The NHS' chief clinical information officer has launched a spirited defence of the controversial exemplars programme.

Keith McNeil, speaking at EHI Live today, said there were “no losers” in the selection of 12 centres of global digital excellence, and that “everybody will gain”.

The exemplars programme followed the launch of US ‘digital doctor’ Professor Robert Wachter’s review of NHS IT.

Wachter advised that trusts should be split into three groups, with central money directed towards so-called Group A and B trusts, to become global and local leaders.

In response, health secretary Jeremy Hunt announced that 12 digitally advanced acute trusts had been chosen to access a £100 million funding pot, out of a shortlist of 27 invited to apply.

The move has raised questions about why only acute trusts were included, and what will happen to Group C trusts – the majority – that are not selected for the programme.

“When we invest money in them [the 12 trusts], and there’s only a limited amount”, McNeil elaborated.  “We’re going to get a good return from our investment.”

Yesterday, Will Smart, the NHS chief information officer, said that a further round of ‘national’ exemplars will include mental health, community, specialist and ambulance trusts.

The first 12 exemplars were selected based on a “clearly articulated strategic and clinical vision,” he added. They were trusts that had “thought deeply about what their agenda was and how they were going to deliver it.”

McNeil told the Annual CCIO Conference co-located alongside EHI Live at the NEC in Birmingham that he was “actively engaging in mental health right now.”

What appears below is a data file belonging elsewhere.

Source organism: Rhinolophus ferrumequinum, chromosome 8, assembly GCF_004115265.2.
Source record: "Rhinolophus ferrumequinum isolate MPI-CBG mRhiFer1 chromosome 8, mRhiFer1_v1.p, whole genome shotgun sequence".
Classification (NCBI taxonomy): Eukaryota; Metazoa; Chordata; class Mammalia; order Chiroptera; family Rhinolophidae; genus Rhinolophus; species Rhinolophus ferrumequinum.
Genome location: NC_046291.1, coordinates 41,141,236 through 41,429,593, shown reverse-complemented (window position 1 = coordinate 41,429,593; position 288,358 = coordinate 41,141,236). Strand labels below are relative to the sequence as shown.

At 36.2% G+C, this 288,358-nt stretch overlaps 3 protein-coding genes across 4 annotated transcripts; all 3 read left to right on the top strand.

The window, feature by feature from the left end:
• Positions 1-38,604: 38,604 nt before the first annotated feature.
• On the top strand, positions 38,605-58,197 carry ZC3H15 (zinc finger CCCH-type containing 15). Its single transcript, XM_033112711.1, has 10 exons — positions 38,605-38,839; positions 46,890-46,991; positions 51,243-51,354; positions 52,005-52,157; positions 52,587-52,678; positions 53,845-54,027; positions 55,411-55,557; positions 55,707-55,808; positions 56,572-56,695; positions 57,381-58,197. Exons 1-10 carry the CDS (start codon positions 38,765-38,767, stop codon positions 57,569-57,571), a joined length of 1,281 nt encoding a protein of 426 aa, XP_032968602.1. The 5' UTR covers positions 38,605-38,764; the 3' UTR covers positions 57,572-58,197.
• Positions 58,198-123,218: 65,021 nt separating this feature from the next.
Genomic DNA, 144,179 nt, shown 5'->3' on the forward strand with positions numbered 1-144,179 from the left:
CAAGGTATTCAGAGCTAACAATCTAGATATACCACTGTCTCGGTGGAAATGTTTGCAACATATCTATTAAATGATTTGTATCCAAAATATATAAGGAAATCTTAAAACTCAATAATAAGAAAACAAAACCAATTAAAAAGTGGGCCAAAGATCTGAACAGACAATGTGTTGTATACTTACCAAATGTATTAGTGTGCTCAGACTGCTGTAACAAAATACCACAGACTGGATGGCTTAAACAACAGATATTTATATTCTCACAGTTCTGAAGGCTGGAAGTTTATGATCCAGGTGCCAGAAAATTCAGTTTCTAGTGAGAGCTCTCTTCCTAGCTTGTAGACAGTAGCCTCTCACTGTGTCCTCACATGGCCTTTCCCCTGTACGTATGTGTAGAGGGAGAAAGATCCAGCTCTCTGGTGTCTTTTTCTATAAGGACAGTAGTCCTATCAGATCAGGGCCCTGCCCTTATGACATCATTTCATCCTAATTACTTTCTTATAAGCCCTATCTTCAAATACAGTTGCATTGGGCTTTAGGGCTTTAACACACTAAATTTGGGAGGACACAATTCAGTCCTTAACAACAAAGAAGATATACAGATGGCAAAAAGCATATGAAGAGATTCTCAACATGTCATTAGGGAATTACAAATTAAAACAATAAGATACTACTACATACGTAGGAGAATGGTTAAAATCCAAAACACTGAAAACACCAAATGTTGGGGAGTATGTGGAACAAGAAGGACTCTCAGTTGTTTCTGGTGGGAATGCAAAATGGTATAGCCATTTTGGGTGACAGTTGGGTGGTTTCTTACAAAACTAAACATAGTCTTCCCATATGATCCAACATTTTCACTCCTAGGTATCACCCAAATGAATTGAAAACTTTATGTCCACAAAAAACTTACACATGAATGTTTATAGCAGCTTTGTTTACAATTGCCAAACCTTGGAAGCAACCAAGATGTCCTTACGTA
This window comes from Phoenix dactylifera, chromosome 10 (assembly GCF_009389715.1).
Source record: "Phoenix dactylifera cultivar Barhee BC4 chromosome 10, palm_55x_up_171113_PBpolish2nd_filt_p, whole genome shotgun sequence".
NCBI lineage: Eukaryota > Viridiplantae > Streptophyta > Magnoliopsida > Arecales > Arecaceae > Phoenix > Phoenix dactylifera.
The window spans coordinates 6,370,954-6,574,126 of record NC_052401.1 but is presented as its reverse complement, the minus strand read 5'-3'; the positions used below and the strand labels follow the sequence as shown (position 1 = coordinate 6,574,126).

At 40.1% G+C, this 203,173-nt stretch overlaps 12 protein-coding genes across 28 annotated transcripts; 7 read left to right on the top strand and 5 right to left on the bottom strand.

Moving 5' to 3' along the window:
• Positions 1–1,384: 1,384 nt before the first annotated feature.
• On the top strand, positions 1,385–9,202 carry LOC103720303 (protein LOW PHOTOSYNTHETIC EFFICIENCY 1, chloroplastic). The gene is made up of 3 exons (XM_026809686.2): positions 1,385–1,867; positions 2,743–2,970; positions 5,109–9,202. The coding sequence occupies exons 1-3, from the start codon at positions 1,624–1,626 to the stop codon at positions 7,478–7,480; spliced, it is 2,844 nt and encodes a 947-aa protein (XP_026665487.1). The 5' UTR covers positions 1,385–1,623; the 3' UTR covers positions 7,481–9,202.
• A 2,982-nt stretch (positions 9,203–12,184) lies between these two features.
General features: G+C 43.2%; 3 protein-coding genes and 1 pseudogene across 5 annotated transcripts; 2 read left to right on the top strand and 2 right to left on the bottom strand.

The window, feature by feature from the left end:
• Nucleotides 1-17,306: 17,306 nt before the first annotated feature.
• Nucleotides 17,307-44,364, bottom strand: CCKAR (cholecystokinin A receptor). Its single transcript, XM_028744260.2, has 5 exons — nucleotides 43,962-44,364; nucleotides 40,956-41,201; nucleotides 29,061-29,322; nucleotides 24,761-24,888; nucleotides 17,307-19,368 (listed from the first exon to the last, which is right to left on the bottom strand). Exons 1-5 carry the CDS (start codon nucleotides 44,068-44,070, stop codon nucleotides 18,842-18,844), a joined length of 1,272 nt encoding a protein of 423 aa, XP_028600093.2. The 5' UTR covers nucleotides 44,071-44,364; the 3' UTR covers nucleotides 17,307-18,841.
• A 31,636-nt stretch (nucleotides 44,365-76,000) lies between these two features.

However, he said picking mental health exemplars was complicated, as worldwide “there is no good definition on what a mental health exemplar looks like.”

McNeil was appointed to his present job in the summer. Since his appointment, he has also been announced as chair of the National Information Board and a new Digital Delivery Board.

Speaking to the conference in this capacity, he said a focus of their work would be making more effective use of NHS data.

He said companies such as Uber and AirBnB provided a “great paradigm for us” in how they collect, aggregate and analyse data. “Let’s model ourselves on these hugely successful organisations,” McNeil said.

While Uber and AirBnB are interesting tech companies, their operating model is increasingly controversial. Dan Sheldon, digital strategy lead at the Department of Health, struck a slightly different note when he presented at a King’s Fund event this month.

Sheldon said the revamped website will allow the NHS to dictate if and how it is “going to get Ubered”, because it will allow it to decide which disruptive services to develop and bring in-house.

“If we’re not careful, the standards will have been set without the NHS having been part of the conversation about the standards of personal health records”, he added.

In another section of a wide-ranging speech, McNeil echoed the comments of Beverley Bryant, NHS Digital’s director of digital transformation on the importance of improving market conditions to make it easier for businesses to sell technology into the NHS. “Open systems up,” he said. “Let innovators come in and join the party.”